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Report says SEC missed earlier opportunities to investigate Allen Stanford ... Over a meal at a New Orleans restaurant last summer, a former top official at the Securities and Exchange Commission's enforcement office was asked why the agency hadn't opened a full investigation of Allen Stanford's investment firm back in the late 1990s, when agency employees first suspected he was operating a Ponzi scheme. Julie Preuitt, an employee at the enforcement office, said her former supervisor, Spencer Barasch, now a private attorney, replied that he asked a representative of Stanford's firm about the allegations and was told "there wasn't" anything to the charges. "So, he was satisfied with that and decided not to pursue it further," Preuitt told the commission's inspector general. – Times Picayune
Dominant Social Theme: Financial regulators have been reformed and will do better henceforth.
Free-Market Analysis: One of the areas that we've often commented on is the inability of regulatory democracy to work as advertised. Now (if reports are to be believed) it turns out that Allen Stanford was running a Ponzi scheme with about US$7 billion of customer assets.
It also turns out that SEC officials had doubts about Stanford's operation as long as 15 years ago. We can see from the article excerpted above that when these doubts surfaced, the reaction was to question a "representative" of Stanford's firm about them and then take his denials at face value.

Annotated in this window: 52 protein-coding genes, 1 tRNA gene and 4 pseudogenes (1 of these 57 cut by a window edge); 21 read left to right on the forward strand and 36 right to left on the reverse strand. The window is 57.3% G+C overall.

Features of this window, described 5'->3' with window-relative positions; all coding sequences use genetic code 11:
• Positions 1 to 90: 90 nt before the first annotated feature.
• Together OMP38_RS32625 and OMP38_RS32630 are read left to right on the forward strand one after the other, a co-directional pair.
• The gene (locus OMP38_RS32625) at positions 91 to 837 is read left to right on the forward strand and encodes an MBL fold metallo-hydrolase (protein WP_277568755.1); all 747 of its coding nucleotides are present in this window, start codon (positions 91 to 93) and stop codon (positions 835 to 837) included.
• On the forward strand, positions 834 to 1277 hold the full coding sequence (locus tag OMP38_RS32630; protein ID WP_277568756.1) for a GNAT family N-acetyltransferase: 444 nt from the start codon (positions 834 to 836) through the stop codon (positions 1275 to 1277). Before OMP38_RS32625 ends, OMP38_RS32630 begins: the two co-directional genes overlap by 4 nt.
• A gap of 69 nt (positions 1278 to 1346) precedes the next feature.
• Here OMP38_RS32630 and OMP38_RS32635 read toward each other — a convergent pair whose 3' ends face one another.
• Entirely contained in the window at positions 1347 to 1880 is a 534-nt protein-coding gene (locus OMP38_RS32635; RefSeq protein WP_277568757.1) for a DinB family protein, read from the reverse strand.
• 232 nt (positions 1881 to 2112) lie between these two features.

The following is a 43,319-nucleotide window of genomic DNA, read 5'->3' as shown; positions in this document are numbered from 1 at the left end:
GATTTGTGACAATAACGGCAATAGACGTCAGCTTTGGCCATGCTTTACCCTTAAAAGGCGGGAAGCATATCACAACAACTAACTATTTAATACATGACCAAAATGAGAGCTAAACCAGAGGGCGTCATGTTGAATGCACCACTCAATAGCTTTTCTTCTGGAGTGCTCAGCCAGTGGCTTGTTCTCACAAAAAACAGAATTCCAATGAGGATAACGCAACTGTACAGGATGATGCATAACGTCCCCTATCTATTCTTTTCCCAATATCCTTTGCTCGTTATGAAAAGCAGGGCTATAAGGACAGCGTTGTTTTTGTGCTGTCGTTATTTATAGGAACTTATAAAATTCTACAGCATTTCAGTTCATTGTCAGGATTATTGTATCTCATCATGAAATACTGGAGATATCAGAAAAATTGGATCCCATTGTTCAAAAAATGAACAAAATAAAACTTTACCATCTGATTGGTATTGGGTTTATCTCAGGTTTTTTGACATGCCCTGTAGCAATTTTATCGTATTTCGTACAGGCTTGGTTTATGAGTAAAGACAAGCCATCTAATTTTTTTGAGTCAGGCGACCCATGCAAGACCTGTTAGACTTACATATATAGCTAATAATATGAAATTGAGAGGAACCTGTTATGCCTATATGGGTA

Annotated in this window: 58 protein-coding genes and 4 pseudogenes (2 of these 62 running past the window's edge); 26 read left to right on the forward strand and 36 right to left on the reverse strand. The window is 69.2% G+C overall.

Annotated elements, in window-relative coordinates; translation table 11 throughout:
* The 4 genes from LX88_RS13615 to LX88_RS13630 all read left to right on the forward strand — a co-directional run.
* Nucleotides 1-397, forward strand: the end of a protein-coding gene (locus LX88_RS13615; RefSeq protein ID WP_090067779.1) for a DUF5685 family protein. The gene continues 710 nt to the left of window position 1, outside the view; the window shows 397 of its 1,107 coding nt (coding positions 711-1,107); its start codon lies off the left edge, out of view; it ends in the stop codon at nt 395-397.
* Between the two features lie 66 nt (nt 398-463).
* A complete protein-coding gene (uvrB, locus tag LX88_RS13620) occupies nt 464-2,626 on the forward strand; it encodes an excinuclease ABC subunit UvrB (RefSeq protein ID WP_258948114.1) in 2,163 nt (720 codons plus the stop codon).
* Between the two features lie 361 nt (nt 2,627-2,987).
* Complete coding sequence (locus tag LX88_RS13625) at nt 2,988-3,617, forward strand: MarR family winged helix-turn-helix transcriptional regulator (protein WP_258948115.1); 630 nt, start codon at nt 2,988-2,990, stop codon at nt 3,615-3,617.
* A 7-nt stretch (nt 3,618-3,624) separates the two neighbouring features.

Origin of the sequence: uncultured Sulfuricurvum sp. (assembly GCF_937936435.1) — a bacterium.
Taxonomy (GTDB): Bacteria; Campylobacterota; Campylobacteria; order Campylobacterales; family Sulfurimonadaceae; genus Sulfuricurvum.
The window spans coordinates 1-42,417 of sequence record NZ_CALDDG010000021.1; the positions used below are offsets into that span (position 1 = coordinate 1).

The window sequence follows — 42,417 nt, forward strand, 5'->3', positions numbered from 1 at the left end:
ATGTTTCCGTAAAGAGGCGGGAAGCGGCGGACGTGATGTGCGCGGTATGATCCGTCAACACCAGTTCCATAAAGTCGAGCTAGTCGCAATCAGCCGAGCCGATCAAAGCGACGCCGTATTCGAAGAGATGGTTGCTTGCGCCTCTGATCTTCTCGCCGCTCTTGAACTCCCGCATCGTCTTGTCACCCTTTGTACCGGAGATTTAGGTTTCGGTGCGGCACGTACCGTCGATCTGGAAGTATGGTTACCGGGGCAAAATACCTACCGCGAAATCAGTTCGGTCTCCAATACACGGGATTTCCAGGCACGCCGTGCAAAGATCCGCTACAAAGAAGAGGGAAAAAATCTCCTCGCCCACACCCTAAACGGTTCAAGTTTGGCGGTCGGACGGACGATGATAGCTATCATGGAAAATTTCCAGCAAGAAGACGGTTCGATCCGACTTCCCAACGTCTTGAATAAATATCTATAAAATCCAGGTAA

We are not, of course, promoting the idea that the regulators should be any more invasive than they already are. Our point would be, simply, that regulatory democracy doesn't work, that those hired to police the powerful often end up being compromised by them.
Later on the article tells us that Spencer Barasch himself went to work for Stanford after leaving the SEC. This, too, is something we've mentioned. We've actually characterized it as a syndrome called "regulatory capture" and pointed out that it is almost inevitable.
The larger issue, of course, is why – if regulation doesn't work – there is so much of it. Inevitably, when modern Western regulation doesn't work the solution is to create more and bigger public entities and give them even more power.